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Austin Energy says it needs more time, money for IBM contract

Wednesday, April 20, 2011 by Bill McCann

The city is going to have to wait a little longer – and pay more – for its long-awaited new utility billing system for its 420,000 customers.

 

At Thursday’s meeting, the City Council is scheduled to consider adding $4.6 million to a contract between the city and IBM Corp. for the Customer Care & Billing system, putting the total cost of the eight-year project at $57.3 million. The additional funds are needed to cover a six-month delay in getting the billing system up and running.

 

During Tuesday’s City Council work session, City Manager Marc Ott explained, “It’s just some of the discrepancy that always exists in terms of these kinds of projects, even if you’re purchasing a product off the shelf. And in your case you are doing that and also some customization that you are bringing to this because of the unique nature of what you do at Austin Energy… It’s always difficult to anticipate everything associated with that kind of implementation.”

 

The Electric Utility Commission, which advises Council on utility matters, voted 6-1 Monday to recommend approval of the contract amendment.

 

When the contract was signed in May 2009, the billing system was scheduled to go into operation this month. Officials of Austin Energy, which is managing and funding the project, are now projecting that it will go live in October.

 

In their defense, project officials point out that projects of this complexity and size can expect unforeseen issues that could add 10 percent to the cost, based on industry experience.

 

“When we set up the original go-live date of April 2011, we knew we were on a very, very tight schedule in getting the software, doing the testing and getting the project to run,” Austin Energy Deputy General Manager Kerry Overton told In Fact Daily.  “This is a complex system – more so than most other cities because instead of having one or two services on a bill there are six. There are over 2,000 requirements that the system has to deal with to get data and generate a bill.”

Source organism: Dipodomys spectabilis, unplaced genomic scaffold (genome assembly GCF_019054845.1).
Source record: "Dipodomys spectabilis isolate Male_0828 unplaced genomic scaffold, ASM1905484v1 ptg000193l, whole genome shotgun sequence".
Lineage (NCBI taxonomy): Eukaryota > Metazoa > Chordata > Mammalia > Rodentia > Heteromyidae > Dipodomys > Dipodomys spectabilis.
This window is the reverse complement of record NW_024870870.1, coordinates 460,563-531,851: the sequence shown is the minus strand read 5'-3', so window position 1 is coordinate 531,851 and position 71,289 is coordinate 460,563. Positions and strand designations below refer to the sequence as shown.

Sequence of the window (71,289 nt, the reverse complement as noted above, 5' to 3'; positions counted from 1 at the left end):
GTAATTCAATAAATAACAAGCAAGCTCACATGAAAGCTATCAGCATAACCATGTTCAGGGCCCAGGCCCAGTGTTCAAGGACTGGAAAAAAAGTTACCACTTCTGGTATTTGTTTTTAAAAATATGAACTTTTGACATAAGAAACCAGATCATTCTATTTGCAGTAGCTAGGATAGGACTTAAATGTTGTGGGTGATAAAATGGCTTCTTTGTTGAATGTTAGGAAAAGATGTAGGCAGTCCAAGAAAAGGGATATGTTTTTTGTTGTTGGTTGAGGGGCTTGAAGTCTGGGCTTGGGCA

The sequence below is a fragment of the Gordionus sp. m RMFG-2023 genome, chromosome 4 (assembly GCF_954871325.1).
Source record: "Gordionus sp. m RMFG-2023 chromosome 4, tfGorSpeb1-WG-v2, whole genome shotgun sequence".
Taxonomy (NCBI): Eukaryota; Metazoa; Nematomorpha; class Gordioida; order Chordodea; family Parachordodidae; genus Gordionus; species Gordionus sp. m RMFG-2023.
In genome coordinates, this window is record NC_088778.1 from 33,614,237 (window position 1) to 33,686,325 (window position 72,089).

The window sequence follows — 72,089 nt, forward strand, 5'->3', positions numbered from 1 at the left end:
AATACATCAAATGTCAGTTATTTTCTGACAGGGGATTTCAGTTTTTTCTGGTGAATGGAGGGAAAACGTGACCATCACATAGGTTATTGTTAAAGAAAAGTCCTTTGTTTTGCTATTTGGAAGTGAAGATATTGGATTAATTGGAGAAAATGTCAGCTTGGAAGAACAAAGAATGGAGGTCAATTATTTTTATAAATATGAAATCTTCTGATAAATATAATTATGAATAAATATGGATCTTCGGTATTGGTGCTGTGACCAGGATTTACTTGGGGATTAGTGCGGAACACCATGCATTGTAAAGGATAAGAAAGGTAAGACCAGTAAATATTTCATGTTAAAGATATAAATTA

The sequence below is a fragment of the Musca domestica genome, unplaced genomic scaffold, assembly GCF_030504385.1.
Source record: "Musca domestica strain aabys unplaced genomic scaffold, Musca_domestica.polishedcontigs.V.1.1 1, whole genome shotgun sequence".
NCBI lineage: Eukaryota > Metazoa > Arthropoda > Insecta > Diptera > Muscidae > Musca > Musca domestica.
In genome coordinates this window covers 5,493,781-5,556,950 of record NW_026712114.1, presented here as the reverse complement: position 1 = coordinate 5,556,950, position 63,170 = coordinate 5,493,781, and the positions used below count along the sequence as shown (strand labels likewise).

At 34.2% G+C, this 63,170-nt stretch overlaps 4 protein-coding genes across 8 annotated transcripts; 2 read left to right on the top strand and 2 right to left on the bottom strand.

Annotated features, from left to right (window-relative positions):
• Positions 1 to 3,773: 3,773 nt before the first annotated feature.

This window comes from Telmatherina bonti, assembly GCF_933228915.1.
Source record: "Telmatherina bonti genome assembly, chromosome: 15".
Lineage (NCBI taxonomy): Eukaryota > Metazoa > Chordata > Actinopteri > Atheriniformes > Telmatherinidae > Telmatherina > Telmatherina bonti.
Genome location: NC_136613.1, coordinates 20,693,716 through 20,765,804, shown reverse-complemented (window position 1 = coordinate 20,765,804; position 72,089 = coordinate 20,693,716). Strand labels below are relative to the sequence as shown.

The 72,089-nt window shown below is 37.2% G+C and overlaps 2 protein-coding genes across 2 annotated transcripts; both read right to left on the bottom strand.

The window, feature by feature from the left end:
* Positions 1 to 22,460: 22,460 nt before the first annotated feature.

As might be expected on such a complex project, technical problems have arisen in changing over from the old system, and in developing and testing software and hardware, Overton said.

 

 “Both IBM and the city have taken mutual responsibility and have resolved the issues and are moving forward,” he said. “We are confident in the new schedule and are comfortable in the direction we are heading.”

 

The delay and added cost have not come as a big surprise. City documents show that the project was running into technical and staff workload problems a year ago. City auditors told the Council’s Audit and Finance Committee in February that the project had fallen behind schedule. Auditors attributed problems in part to failure of the project to follow best management practices, such as contingency planning and independent quality assurance assessments.

 

The current billing system was installed in 1999 and has become outdated from both a cost and technological standpoint, according to city officials. The new system, like the existing one, will provide a single bill for electricity, water and wastewater, trash and recycling pickup, and other fees. The new system is expected to improve customer service including providing more detailed billing information. It also is supposed to cut the cost of preparing a bill from $1.29 per printed bill to about 69 cents.

 

The contract with IBM calls for developing the billing system and putting it into operation over the first two years. IBM is to provide hardware, software and technical support and will host the system from its facilities for the remaining six years of the contract.

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